The tax on tobacco that the California Residents of College Accessibility and Affordability Act of 2014 wants to initiate has to be reviewed by the Board of Equalization. The Board’s job is to estimates the impact the tax would have on other programs that already use taxation on cigarettes. Cal State Northridge senior and sociology major Debra Hendricks said she would vote for the taxation because she has lost many people to cigarette smoking and she likes the idea that the money would be used to support students who want a college education. Junior biology major Jessica Fuentes, however, isn’t sure if another cigarette tax proposal would pass but she thinks the financial aid aspect of the proposal makes the excise appealing.

Personally, I think taxing cigarette smokers again is unfair because they are always the ones getting taxed for their activity. I don’t promote smoking but smokers shouldn’t be the ones to shoulder the burden of spending more because of a societal view on cigarettes. Maybe the California tax should be on alcohol instead – the state would make more revenue that way! What’s your view about this taxation proposal on cigarettes?

Carly Gerber is majoring in journalism at Columbia College Chicago. She loves fashion and hopes to cover the topic for a Chicago-area magazine. In her free time, she focuses on her blog, loves making jewelry and spending time on Pinterest and Pose. She hopes to use this blog to guide and relate to its followers: college students like herself!

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Report: 284,000 College Graduates Held Minimum-Wage Jobs in 2012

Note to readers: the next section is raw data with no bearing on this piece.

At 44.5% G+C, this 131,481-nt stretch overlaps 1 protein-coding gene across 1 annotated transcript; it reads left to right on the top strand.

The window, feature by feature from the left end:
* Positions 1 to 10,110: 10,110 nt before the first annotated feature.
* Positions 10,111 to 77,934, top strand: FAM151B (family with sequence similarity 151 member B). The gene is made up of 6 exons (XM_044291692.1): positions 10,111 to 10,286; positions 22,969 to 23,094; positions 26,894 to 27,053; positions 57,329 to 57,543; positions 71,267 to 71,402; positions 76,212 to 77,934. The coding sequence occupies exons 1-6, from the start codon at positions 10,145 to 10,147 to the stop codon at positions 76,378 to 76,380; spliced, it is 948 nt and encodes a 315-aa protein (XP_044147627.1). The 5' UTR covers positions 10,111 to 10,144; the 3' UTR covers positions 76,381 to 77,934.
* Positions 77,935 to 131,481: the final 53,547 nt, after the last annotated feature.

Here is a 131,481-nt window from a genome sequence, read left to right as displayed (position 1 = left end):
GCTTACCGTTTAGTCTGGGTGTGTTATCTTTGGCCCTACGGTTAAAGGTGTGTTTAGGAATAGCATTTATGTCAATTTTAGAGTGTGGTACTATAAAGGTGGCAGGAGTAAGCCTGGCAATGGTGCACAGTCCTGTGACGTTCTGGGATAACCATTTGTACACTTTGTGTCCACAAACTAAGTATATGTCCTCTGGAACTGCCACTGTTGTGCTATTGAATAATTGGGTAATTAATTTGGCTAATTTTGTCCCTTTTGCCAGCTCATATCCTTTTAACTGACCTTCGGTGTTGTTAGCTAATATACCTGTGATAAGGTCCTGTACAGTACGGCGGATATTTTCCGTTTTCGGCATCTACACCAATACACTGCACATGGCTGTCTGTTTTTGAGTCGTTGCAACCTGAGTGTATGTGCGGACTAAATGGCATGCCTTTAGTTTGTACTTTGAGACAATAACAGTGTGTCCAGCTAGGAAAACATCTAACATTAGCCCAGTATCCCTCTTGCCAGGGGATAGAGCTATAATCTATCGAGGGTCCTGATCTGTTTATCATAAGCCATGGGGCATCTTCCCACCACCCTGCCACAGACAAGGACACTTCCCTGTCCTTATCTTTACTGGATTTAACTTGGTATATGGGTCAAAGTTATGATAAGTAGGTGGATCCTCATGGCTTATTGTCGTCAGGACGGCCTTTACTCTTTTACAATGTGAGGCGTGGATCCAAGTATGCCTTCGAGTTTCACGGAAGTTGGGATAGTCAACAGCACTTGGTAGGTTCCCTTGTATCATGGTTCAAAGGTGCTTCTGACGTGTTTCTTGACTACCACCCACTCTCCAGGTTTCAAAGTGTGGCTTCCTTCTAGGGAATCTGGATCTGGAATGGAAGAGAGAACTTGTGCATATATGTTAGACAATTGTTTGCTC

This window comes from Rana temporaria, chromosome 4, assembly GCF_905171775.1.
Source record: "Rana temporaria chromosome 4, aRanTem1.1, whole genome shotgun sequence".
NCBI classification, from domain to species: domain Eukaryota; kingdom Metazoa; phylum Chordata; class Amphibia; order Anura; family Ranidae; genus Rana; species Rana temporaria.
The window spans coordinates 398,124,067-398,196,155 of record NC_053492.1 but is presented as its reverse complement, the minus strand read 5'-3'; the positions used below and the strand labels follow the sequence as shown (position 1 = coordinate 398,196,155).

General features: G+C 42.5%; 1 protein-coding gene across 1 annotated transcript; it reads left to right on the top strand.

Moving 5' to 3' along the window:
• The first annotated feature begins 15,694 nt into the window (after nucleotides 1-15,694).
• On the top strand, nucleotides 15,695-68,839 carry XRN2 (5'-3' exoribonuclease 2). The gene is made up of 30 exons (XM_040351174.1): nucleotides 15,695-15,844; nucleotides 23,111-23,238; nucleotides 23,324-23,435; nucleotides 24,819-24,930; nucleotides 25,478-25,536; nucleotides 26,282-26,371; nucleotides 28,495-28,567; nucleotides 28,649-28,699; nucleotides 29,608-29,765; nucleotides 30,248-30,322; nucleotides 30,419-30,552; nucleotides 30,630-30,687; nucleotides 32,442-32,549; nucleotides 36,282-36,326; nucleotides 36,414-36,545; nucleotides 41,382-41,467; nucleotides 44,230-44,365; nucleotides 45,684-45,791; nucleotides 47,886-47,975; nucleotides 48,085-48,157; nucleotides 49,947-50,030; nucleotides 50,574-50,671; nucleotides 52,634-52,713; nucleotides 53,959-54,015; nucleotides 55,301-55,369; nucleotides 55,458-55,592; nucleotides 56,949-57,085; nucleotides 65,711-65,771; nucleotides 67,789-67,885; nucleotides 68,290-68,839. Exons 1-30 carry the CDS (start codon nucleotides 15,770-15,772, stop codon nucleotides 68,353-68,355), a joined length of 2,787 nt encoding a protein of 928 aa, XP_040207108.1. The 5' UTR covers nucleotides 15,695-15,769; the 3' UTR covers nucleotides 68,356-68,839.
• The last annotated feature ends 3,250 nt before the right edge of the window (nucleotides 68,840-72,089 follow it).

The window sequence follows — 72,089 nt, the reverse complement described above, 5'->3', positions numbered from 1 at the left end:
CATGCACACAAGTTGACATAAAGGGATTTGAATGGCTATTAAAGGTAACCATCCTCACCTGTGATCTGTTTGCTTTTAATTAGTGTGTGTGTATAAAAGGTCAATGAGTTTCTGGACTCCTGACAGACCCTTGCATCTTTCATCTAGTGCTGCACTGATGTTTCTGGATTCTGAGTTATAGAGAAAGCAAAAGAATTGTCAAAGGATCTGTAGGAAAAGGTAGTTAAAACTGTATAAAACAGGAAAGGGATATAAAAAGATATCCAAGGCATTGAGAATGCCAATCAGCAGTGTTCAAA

April 2, 2013

Report: 284,000 College Graduates Held Minimum-Wage Jobs in 2012

by Suada Kolovic

Looking for a competitive edge when applying for that minimum-wage barista position at your local coffee shop? Turns out your newly minted bachelor’s degree might just be the edge they’re looking for.

According to the U.S. Labor Department, there were about 284,000 college graduates working minimum-wage jobs in 2012, including 37,000 with advanced degrees. Surprisingly, that’s down from 2010’s peak of 327,000 but up 70 percent from a decade earlier. And with many college graduates saddled with crippling student loan debt, it’s no wonder they’re accepting positions that are low-paying and low-skilled.

Of the 41.7 million working 2010 college graduates, about 48 percent work jobs that require less than a bachelor’s degree and 38 percent of those polled didn’t even need a high school diploma. Why the surge of low-paying jobs? Three-fifths of the jobs lost during the recession that paid middle-income wages have been replaced with the low-wage variety, according to the National Employment Law Project. (For more on this report, click here.)

To our college student readers, does this report alter your perspective on getting a college education? Why or why not?

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The Short & Tweet Scholarship Has Returned!

Earn $1,000 or a Kindle for College in 140 Characters or Fewer

April 1, 2013

The Short & Tweet Scholarship Has Returned!

by Scholarships.com Staff

For official rules, please click here.

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Are Online Classes Right for You?

April 1, 2013

Are Online Classes Right for You?

by Mike Sheffey